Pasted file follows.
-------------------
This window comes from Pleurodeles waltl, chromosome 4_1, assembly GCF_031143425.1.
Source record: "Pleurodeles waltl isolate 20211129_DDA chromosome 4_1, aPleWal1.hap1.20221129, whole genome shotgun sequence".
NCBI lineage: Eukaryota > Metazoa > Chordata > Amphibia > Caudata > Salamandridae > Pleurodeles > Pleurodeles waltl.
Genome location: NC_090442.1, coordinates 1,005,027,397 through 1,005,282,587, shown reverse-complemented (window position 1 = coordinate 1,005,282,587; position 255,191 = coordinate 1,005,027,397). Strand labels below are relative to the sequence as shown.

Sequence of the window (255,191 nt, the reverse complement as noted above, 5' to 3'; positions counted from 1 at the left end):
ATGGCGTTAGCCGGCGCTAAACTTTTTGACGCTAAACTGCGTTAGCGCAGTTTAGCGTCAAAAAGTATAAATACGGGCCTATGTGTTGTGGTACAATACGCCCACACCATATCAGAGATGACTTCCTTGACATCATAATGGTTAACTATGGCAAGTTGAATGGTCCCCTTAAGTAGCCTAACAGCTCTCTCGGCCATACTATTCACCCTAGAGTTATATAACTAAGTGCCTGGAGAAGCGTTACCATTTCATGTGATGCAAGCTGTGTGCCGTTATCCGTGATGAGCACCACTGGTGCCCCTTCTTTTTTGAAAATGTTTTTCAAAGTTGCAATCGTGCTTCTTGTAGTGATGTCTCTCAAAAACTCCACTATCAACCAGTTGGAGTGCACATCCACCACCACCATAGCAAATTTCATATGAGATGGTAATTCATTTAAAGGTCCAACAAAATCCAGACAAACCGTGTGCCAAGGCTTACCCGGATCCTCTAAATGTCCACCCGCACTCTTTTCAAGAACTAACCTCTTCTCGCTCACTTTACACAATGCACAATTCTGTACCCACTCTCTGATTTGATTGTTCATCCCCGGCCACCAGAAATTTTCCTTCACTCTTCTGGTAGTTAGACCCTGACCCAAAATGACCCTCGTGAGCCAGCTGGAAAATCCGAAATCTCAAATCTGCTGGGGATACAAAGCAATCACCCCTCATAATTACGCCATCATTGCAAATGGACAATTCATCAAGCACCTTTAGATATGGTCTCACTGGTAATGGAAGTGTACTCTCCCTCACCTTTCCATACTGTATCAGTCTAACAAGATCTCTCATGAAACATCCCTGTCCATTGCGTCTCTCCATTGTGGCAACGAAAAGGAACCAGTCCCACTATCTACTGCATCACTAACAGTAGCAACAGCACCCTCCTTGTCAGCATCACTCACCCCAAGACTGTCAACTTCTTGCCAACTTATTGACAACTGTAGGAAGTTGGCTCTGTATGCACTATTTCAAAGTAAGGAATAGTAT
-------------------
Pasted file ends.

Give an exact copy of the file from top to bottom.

This window comes from Pleurodeles waltl, chromosome 4_1, assembly GCF_031143425.1.
Source record: "Pleurodeles waltl isolate 20211129_DDA chromosome 4_1, aPleWal1.hap1.20221129, whole genome shotgun sequence".
NCBI lineage: Eukaryota > Metazoa > Chordata > Amphibia > Caudata > Salamandridae > Pleurodeles > Pleurodeles waltl.
Genome location: NC_090442.1, coordinates 1,005,027,397 through 1,005,282,587, shown reverse-complemented (window position 1 = coordinate 1,005,282,587; position 255,191 = coordinate 1,005,027,397). Strand labels below are relative to the sequence as shown.

Sequence of the window (255,191 nt, the reverse complement as noted above, 5' to 3'; positions counted from 1 at the left end):
ATGGCGTTAGCCGGCGCTAAACTTTTTGACGCTAAACTGCGTTAGCGCAGTTTAGCGTCAAAAAGTATAAATACGGGCCTATGTGTTGTGGTACAATACGCCCACACCATATCAGAGATGACTTCCTTGACATCATAATGGTTAACTATGGCAAGTTGAATGGTCCCCTTAAGTAGCCTAACAGCTCTCTCGGCCATACTATTCACCCTAGAGTTATATAACTAAGTGCCTGGAGAAGCGTTACCATTTCATGTGATGCAAGCTGTGTGCCGTTATCCGTGATGAGCACCACTGGTGCCCCTTCTTTTTTGAAAATGTTTTTCAAAGTTGCAATCGTGCTTCTTGTAGTGATGTCTCTCAAAAACTCCACTATCAACCAGTTGGAGTGCACATCCACCACCACCATAGCAAATTTCATATGAGATGGTAATTCATTTAAAGGTCCAACAAAATCCAGACAAACCGTGTGCCAAGGCTTACCCGGATCCTCTAAATGTCCACCCGCACTCTTTTCAAGAACTAACCTCTTCTCGCTCACTTTACACAATGCACAATTCTGTACCCACTCTCTGATTTGATTGTTCATCCCCGGCCACCAGAAATTTTCCTTCACTCTTCTGGTAGTTAGACCCTGACCCAAAATGACCCTCGTGAGCCAGCTGGAAAATCCGAAATCTCAAATCTGCTGGGGATACAAAGCAATCACCCCTCATAATTACGCCATCATTGCAAATGGACAATTCATCAAGCACCTTTAGATATGGTCTCACTGGTAATGGAAGTGTACTCTCCCTCACCTTTCCATACTGTATCAGTCTAACAAGATCTCTCATGAAACATCCCTGTCCATTGCGTCTCTCCATTGTGGCAACGAAAAGGAACCAGTCCCACTATCTACTGCATCACTAACAGTAGCAACAGCACCCTCCTTGTCAGCATCACTCACCCCAAGACTGTCAACTTCTTGCCAACTTATTGACAACTGTAGGAAGTTGGCTCTGTATGCACTATTTCAAAGTAAGGAATAGTAT